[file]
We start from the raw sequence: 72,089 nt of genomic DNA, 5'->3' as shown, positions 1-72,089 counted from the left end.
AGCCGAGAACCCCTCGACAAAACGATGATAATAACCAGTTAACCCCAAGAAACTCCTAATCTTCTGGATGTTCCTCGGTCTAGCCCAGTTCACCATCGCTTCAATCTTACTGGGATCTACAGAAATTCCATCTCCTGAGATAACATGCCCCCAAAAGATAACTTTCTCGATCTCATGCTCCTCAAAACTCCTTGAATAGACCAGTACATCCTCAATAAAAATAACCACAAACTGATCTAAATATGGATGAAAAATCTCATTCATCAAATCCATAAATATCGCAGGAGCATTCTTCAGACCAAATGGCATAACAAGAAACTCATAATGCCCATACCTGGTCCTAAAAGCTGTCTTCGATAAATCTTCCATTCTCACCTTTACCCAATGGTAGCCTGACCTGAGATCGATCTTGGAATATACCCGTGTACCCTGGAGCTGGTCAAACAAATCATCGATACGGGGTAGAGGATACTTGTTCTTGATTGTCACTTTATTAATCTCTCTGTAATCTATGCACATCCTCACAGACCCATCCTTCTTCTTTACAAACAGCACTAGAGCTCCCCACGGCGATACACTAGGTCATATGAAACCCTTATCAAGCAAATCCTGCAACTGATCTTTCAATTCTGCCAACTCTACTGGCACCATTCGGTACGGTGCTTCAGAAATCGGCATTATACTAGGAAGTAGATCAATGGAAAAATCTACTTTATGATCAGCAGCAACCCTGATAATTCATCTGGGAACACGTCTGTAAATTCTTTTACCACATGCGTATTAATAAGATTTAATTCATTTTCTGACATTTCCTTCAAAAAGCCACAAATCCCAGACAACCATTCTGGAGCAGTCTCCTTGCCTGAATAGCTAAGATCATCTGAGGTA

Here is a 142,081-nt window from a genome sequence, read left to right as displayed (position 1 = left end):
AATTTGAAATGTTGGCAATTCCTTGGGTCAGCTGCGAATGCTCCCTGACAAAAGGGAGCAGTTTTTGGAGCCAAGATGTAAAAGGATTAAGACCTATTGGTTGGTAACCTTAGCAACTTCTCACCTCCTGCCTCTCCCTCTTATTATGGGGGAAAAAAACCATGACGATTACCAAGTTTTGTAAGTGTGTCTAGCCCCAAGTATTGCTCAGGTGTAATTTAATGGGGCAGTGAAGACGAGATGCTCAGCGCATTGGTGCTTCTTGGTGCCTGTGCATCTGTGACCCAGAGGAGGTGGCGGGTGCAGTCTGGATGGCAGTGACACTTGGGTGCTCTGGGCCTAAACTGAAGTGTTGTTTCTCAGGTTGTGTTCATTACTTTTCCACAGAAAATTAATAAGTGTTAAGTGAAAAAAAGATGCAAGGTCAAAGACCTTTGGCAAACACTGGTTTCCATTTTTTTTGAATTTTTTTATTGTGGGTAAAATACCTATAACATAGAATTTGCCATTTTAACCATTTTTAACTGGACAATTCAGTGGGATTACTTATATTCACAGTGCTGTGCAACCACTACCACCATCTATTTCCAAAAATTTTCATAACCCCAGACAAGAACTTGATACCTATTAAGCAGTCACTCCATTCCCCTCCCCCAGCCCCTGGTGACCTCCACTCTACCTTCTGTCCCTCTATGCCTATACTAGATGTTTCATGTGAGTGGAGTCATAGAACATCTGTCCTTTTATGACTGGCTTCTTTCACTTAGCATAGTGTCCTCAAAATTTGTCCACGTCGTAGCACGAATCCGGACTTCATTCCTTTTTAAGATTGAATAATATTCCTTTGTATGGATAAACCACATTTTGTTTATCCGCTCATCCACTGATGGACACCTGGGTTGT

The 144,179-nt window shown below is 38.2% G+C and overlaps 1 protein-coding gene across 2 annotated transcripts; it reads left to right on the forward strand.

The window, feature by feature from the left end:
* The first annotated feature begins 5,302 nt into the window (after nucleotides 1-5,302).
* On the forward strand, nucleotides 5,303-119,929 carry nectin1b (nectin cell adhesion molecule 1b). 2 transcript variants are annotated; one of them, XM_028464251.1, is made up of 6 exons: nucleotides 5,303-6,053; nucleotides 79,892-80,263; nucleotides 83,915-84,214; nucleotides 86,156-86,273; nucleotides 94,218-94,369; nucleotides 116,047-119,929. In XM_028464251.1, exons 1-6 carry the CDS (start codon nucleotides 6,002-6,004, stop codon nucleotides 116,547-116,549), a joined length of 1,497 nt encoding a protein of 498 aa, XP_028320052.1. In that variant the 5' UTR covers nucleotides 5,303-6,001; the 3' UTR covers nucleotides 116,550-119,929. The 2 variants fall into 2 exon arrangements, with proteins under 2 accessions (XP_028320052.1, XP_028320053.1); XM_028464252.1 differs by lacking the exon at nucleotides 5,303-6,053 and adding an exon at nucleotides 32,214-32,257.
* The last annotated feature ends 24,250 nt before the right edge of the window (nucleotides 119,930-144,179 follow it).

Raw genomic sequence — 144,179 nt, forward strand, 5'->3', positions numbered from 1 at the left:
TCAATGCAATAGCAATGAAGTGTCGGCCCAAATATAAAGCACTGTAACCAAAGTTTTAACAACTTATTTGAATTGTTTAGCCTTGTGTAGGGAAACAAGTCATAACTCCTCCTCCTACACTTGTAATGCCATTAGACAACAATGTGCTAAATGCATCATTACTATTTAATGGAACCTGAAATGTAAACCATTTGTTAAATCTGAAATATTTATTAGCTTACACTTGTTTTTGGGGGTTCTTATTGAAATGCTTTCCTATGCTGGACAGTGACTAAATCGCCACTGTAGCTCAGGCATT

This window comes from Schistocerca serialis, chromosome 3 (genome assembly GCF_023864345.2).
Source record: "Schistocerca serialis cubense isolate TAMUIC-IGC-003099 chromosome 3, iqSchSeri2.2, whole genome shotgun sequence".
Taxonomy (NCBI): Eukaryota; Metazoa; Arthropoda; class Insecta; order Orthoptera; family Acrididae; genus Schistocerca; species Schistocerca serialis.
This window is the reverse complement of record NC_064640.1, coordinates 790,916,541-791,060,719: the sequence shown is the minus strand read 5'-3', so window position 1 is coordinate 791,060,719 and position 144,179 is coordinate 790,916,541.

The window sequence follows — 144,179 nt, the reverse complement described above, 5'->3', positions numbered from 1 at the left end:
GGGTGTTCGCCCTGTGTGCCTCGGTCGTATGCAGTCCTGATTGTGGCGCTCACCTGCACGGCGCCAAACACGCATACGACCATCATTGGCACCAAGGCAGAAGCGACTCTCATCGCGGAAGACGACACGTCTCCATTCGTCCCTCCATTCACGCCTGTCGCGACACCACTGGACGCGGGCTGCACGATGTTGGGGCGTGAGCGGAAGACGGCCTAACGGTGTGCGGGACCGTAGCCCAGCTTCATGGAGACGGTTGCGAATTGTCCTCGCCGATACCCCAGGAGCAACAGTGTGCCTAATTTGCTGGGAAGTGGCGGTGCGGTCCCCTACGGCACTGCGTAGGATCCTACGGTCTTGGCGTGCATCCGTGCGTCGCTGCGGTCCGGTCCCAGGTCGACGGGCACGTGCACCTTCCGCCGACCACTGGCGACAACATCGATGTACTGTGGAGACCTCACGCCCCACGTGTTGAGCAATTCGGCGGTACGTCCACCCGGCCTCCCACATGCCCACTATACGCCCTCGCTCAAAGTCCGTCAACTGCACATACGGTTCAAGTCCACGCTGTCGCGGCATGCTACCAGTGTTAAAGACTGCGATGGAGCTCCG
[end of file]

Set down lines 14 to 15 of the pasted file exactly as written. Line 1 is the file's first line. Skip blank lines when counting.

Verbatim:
Taxonomy (NCBI): Eukaryota; Metazoa; Arthropoda; class Insecta; order Orthoptera; family Acrididae; genus Schistocerca; species Schistocerca serialis.
This window is the reverse complement of record NC_064640.1, coordinates 790,916,541-791,060,719: the sequence shown is the minus strand read 5'-3', so window position 1 is coordinate 791,060,719 and position 144,179 is coordinate 790,916,541.